Spain has a long history of excellence in the field of leatherware, and its brands continue to thrive thanks to a focus on traditional craftsmanship combined with imaginative design. From international superbrands Loewe and Manolo Blahnik to lesser-known (but no less impressive) labels Cartujano and Iriarte Iriarte, we’ve rounded up four of the most important leather specialists in Spain. They may vary in style, but what unites them is a commitment to great design and exquisite craftsmanship
When visiting Barcelona, take a break from tapas and Gaudí to discover the array of exceptional accessories on offer. The production of leather goods is one of Spain’s most important industries and comes with an impressive cultural heritage that is well worth exploring. From high-end luxury labels to family companies still using century-old machinery, Spain’s leather-goods specialists continue to win fans around the world thanks to their focus on craftsmanship as well as trends.
Spanish leather goods bring together tradition with vibrancy and artistry
When you think of Spanish luxury fashion, Loewe is one name that immediately springs to mind. Since British designer Jonathan Anderson became the brand’s creative director in late 2013, it has been at the forefront of accessories design. The reimagining of the historic label under Anderson has brought about a real surge in Loewe’s popularity, putting it firmly back on the global fashion map. ‘When I go to London, I think Burberry. When people come to Spain, they should think Loewe,’ Anderson told WWD in 2016. Despite its impressive international presence, Loewe is committed to its roots. More than 170 years after its launch in Madrid, the house remains based in the Spanish capital, where its collections are designed and handmade in its main workshop.
Thanks to a series of short films released in recent seasons by the brand, as well as a limited-edition book entitled Masters of Leather, it’s easy to appreciate the meticulous attention to detail involved in creating each Loewe piece. From hand-stitching each compartment to the 250-step process that requires four separate leather workers using over 40 tools to create the famous Amazona bag, craftsmanship is at the very core of Loewe’s values.
The Amazona was Loewe’s first bag designed to be used both in the daytime and in the evening, and combined practicality and exquisite design. Its release in 1975 coincided with an era of increased liberalism in Spain, and the label wanted to create an accessory whose soft leather, elegant design and useful size celebrated the growing independence of the country’s women.
From modern renditions of the Amazona and Flamenco bags to new models such as those from the Puzzle and Elephant collections, Anderson’s vision for Loewe shows Spanish leather design is anything but dull. As well as maintaining traditions, Loewe also strives for innovation. For spring/summer 2018 the brand has used a technique called needle punching for its latest hero accessory, the Missy bag. In this process, fibres are mechanically entangled to produce a non-woven material by repeated penetration of barbed needles through a preformed wool web, resulting in the seamless bonding of two different materials.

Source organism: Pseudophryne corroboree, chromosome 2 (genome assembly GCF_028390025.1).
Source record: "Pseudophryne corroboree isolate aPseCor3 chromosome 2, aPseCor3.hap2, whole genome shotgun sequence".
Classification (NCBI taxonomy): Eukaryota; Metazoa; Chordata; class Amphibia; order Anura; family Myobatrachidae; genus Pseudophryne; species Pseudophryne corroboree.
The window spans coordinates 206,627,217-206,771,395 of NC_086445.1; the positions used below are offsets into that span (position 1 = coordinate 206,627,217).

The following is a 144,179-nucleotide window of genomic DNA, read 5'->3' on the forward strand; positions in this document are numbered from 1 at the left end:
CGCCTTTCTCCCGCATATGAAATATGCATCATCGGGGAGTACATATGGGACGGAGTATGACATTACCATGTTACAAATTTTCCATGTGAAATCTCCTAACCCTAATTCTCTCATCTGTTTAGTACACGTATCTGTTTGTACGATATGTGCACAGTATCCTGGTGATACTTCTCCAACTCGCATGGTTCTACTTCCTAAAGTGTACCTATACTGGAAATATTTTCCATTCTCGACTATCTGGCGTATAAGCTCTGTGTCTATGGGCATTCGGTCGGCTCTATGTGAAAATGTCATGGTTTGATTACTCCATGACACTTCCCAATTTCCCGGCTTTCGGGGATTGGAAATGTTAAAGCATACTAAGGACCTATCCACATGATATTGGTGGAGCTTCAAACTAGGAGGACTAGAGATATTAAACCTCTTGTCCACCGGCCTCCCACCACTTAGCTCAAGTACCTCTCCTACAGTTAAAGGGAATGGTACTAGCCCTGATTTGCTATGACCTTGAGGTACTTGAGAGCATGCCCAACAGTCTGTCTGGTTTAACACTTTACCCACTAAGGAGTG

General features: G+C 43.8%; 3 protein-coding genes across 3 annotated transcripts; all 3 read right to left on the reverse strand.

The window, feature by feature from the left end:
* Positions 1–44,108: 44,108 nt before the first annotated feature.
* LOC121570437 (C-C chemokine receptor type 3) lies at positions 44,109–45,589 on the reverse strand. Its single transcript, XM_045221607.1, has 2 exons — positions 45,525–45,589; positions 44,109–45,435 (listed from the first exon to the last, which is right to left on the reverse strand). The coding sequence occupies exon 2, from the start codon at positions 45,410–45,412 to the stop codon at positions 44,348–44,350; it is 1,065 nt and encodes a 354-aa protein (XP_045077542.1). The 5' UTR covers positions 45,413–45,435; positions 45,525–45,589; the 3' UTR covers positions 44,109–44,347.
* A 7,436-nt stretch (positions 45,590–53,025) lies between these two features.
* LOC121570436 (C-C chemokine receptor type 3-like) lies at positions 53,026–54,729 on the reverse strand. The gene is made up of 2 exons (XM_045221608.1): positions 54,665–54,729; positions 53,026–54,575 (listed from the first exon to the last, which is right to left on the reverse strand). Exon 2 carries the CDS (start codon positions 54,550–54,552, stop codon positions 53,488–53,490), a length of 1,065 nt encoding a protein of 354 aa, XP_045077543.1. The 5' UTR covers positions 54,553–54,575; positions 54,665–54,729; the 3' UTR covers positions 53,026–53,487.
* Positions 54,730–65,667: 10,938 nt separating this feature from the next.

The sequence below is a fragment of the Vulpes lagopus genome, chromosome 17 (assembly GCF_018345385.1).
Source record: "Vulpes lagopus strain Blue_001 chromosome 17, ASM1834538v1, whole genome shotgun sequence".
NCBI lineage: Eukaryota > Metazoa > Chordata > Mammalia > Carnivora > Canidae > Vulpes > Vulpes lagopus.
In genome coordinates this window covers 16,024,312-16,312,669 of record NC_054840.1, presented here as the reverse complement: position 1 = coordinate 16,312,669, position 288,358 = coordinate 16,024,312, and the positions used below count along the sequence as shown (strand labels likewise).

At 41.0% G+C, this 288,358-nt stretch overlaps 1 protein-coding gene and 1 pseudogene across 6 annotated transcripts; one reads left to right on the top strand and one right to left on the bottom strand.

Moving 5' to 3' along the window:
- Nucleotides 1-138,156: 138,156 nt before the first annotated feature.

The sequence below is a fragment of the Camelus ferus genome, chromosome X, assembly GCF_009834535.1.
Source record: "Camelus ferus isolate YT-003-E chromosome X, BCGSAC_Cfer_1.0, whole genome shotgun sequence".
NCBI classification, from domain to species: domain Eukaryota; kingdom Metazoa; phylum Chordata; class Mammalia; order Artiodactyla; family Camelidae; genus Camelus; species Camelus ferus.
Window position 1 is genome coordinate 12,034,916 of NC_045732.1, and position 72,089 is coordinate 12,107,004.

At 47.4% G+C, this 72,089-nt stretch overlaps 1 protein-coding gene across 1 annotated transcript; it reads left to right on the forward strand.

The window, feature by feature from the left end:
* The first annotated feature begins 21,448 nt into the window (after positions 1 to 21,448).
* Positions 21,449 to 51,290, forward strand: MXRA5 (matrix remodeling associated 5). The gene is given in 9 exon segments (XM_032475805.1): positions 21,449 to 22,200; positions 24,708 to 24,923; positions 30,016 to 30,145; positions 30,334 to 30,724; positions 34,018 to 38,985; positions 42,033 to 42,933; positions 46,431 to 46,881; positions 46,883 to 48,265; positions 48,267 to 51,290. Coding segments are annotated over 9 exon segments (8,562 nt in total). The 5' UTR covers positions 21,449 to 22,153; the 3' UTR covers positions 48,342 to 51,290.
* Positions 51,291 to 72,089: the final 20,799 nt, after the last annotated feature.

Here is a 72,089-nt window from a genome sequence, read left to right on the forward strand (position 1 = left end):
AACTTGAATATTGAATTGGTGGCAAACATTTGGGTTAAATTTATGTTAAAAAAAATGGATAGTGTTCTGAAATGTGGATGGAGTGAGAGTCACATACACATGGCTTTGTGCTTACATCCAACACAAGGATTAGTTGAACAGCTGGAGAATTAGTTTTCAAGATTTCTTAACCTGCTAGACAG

Spanish leather craft goes further than bags, however. One of the world’s most renowned shoe designers, Manolo Blahnik, was born in the Canary Islands to a Spanish mother and Czech father. His flamboyant designs possess a distinct boldness reminiscent of the Spanish landscape and lifestyle. A craftsman to the core of his being, Blahnik is famous for continuing to create and perfect each shoe model with his own hands. Even after more than 50 years of producing footwear, he still makes coveted pieces that inspire confidence. ‘Shoes,’ he says on the brand’s website, ‘help transform a woman.’
Family-run footwear and accessories brand Cartujano uses machinery that is more than a century old with the aim of preserving the traditions of Spanish leather craft. In pursuit of ‘quality, craftsmanship and timeless beauty’, Cartujano’s skilled cortadors (specialist
leather cutters) work with only the finest hides from European tanneries. The founding Fluxá family has been using its Goodyear welting machines, originally imported from England, to produce shoes and accessories for four generations and 139 years. Today the company stands for high-end contemporary fashion, with stores in Madrid, London and Berlin.
But the leather goods business in Spain isn’t just about those brands with a long history. Barcelona-based Iriarte Iriarte is a contemporary independent store that produces an annual collection of women’s bags that are all made by hand from natural leathers, and its story began as recently as 2009. Founder and owner Carolina Iriarte explains: ‘Craft and the process of production are more than important – they are our essence. Our bags are created one by one in the studio, so each is slightly different, and is then hand-dyed and treated with vegetable oil and finished with original hardware fittings. The edges are then painted and burnt to ensure the utmost quality and an appearance that will grow better with age.’
From Carolina Iriarte’s independent boutique workshop to Loewe’s new era under Jonathan Anderson, it’s clear that Spain’s unique combination of traditional values, vibrancy and artistry – famously exemplified in some of Barcelona’s most iconic buildings – is expressed to perfection by its leading leather-goods makers.